Five ‘Slow’ GPs: Benefits and disadvantages of running late in clinic


Five ‘Slow’ GPs: Benefits and disadvantages of running late in clinic (How to consult quickly book 3)


This book is the third in a series from Dr Deen Mirza. Deen is a self-help author and coach for GPs, who runs courses on ‘Survival Skills for General Practice’ ( In this book he analyses the merits and ethics of slow consulting GPs as opposed to the five ‘Fast’ GPs from part 2 in this series.

From the foreword by Dr Smitha Addala: ‘This book is refreshing and bold and will resonate with many 21st century GPs while opening the eyes of the older generation. It is concise, relatable and easy to digest. Deen dares to point out the “elephant in the room” as he refers to it and challenges old consultation models, which revolve around patient-centered, holistic care and are still sold as the gold standard to trainees in general practice. While there is undoubtedly a role for this approach, he asks the question of whether this is sustainable in the current climate and whether we need to develop more realistic, doctor-centered frameworks in order to survive.

The first section of the book is a series of engaging interviews with 5 GPs who would consider themselves “slow consulters.” The author has used a cross section of GPs in locum, salaried and partnership roles and cleverly draws out different perspectives and attitudes on issues such as risk management and the commonly referred to “heartsink” patients. The transcripts are thought provoking and highlight that, while there are many reasons and some disadvantages to running late in a consultation, there is still very much a need for this group of GPs, and times when consulting more slowly may be of real benefit.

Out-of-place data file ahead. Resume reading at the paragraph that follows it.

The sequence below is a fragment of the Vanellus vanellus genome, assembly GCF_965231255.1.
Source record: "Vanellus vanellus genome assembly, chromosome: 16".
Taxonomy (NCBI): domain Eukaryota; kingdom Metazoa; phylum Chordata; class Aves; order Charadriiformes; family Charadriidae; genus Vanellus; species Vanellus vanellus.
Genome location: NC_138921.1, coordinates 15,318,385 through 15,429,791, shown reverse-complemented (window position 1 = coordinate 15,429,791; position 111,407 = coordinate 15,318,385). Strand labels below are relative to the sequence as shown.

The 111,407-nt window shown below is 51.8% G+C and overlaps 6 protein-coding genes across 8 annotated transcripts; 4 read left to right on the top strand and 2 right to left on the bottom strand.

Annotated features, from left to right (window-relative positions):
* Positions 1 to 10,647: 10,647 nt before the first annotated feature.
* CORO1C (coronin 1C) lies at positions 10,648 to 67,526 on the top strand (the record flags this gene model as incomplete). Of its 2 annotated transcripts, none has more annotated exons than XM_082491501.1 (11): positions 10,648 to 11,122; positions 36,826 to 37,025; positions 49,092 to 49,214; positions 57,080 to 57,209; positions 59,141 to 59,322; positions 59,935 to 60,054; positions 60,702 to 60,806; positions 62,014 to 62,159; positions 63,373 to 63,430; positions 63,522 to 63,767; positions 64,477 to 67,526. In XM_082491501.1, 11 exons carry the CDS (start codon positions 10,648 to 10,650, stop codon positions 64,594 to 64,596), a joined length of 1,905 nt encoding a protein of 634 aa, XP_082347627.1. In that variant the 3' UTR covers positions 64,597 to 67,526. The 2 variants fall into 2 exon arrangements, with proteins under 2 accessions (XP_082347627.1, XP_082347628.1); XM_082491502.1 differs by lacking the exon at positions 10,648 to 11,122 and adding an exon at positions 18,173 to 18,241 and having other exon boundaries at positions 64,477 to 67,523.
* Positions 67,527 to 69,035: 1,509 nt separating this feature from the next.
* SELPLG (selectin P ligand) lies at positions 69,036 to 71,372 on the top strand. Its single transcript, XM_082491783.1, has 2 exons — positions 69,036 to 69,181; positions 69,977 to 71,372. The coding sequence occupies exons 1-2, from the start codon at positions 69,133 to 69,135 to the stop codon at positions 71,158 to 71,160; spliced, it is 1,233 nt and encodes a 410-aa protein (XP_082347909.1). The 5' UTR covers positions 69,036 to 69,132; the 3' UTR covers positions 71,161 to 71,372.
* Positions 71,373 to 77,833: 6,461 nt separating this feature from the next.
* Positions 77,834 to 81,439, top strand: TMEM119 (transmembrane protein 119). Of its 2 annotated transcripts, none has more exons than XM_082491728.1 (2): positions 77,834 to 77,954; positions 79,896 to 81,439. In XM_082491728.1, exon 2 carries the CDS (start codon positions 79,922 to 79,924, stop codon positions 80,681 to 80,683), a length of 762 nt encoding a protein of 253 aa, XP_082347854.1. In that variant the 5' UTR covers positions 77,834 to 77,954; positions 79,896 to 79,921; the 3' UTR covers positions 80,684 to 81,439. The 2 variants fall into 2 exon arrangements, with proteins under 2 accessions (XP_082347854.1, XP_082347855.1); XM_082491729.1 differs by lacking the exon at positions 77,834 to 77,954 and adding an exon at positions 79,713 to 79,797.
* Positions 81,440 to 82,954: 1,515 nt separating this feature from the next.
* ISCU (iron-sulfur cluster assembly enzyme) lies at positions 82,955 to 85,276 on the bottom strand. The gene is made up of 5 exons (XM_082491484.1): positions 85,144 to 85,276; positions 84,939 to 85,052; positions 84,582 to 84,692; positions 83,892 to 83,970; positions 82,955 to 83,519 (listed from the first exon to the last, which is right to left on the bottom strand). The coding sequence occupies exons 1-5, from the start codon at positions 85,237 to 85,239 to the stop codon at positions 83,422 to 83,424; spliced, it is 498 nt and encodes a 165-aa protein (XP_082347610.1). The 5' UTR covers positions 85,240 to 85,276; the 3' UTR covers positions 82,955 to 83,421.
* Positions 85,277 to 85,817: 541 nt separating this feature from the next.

The second section is an insightful analysis of the interviews presented and the pressures we face as GPs in the current climate. It explores common themes and underlying personality traits, which may lend themselves to a slower way of working. The reader finds themselves unconsciously reflecting on their own way of working, how they fit into the wider system and whether they are happy with this or wish to change.’

From the Introduction: ‘The premise behind this and the last book is to explore what the values and viewpoints are of ‘fast’ GPs versus ‘slow’ GPs. Are some more careful and others less so? Are some more compassionate? Are some less confident? The point of this is not to disparage one style of consulting over the other, but for a reader to understand the benefits and disadvantages of either style. I try to analyse the personalities and values that underpin slow consulting, and will help you decide where on this spectrum you want to be.
This book therefore is not really about ‘How to consult efficiently’, as it is titled. The first two books in the series were about efficiency. This third part is an essential part of this journey, but is really more about effectiveness- hence the subtitle: Does taking more time in consultations make you a better doctor?
In many ways this is perhaps the most important book I have compiled so far. The essence of this work is about medical ethics. Is it right for a physician to think about time, efficiency and stress, or should giving patients your utmost be your over-riding priority? Is it proper and expected for a doctor to sacrifice his or her own well-being in order to provide the best possible patient care? Where are the boundaries? Who decides?’

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